In between wildlife poisoning and tree cutting, I've also reported a councillor for fly tipping...but that's a different story!

  • Hi Paul,

    From years of experience dealing with council officials, all I can say is go straight to the top. If you get nowhere with the officials, then lobby the Councillors - particularly the ones whose ward include the walkway. Invite them to call round to see what is going on, and keep nagging. Keep your eyes peeled on the lists of council meetings and attend appropriate meetings in person. Lobbying is always more effective close to election time - and get your local MP involved. Also look out for planning permission notices - quite often this is required before certain trees can be chopped down.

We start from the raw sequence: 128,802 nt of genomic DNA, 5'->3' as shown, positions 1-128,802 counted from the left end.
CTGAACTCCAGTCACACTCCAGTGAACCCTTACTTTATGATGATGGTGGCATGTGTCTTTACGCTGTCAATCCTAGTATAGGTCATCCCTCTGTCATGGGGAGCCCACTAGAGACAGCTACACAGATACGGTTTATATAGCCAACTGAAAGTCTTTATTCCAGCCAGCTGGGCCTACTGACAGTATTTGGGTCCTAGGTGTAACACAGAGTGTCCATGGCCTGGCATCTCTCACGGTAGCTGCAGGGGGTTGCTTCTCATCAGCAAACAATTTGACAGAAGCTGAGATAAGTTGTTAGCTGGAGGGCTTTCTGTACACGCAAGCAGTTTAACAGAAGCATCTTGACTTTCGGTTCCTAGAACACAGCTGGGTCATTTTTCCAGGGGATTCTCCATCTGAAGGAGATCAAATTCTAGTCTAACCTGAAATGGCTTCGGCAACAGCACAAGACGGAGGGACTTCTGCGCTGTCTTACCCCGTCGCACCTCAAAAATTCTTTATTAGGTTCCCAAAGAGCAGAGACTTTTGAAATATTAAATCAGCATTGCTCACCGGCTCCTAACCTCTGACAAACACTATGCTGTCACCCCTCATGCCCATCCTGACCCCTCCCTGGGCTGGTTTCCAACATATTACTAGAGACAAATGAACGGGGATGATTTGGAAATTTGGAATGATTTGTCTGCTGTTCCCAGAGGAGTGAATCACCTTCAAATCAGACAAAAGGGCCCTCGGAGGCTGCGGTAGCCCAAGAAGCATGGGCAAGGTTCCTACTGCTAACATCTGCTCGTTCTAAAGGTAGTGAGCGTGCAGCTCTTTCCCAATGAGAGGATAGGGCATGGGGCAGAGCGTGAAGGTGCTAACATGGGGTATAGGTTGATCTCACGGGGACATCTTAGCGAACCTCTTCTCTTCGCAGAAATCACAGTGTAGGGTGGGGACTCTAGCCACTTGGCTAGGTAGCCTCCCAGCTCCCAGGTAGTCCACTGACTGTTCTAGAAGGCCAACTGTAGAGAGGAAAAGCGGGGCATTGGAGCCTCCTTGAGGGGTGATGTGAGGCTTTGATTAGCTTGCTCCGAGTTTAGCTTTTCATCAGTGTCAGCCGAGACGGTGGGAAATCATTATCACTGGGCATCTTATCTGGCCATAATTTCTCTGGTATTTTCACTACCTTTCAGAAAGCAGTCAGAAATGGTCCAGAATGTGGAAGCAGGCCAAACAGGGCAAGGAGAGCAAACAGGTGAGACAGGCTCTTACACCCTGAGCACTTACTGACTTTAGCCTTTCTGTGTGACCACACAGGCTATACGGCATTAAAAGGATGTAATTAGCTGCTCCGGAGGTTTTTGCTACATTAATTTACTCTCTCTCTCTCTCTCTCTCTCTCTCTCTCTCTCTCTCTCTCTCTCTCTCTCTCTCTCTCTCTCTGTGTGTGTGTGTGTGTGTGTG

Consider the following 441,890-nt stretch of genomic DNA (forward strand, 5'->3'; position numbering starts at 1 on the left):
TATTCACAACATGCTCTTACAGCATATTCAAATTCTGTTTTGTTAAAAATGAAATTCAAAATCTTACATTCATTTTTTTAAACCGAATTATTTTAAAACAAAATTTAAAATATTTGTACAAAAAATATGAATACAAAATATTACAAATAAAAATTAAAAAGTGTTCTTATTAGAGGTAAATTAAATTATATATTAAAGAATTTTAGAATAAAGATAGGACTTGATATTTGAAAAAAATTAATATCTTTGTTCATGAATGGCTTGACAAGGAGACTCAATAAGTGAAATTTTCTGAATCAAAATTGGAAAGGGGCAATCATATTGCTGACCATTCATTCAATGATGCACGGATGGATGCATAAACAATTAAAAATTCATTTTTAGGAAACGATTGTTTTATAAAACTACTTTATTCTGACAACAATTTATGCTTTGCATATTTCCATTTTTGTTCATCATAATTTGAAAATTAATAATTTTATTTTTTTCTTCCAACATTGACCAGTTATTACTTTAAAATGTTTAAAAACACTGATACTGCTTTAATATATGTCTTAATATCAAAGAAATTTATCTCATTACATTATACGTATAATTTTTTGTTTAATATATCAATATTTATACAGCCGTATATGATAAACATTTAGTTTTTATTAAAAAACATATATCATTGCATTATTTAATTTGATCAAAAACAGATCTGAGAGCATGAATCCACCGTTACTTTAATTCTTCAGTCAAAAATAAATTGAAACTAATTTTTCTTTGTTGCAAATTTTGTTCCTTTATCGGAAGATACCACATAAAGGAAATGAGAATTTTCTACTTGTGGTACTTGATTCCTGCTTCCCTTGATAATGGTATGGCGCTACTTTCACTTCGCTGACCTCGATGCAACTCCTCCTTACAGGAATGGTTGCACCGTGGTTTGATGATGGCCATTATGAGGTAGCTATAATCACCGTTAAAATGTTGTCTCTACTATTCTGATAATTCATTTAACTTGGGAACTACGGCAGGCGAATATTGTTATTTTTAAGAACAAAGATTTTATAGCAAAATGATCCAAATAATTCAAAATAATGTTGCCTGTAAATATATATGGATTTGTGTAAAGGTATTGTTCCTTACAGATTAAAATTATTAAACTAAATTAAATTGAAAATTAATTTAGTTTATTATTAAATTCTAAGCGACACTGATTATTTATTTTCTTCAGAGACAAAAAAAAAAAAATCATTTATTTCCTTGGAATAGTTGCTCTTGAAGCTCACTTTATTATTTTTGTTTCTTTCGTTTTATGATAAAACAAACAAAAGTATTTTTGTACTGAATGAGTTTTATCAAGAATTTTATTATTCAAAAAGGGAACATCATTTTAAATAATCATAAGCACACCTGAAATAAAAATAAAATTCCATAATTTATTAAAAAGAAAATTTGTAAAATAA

• Hi Linda,

    thank you for your help :o)

    Working your way through the website  can be a nightmare for contacting people.  I'm not in the mood for phoning anyone today, I never get my point across well if I'm not prepared or feeling up to it.

    I doubt the trees will have been protected or anything though, they're only birch I think nor permission to cut them.

    All I would like is a few answers  - and why their idea of cutting back is just to leave stumps.

  • Hi Paul

    I live in the Breckland area and we had similar problems when the council decided to decapitate the hedge at the back of our garden two or three years ago.  When we first moved into our house about 10 years ago the hedge was really think and we had an abundance of many different birds visiting on a regular basis.  Now the hedge is threadbare and you can see the houses on the neigbouring estate.

    I wrote to the council a lengthy letter telling them what I thought and all I got was a letter saying 'sorry that the actions upset you'.  Thankfully a lot of the birds still visit but there are certainly less of some species than there were back in 2000.

    I hope you continual moaning at your council does some good.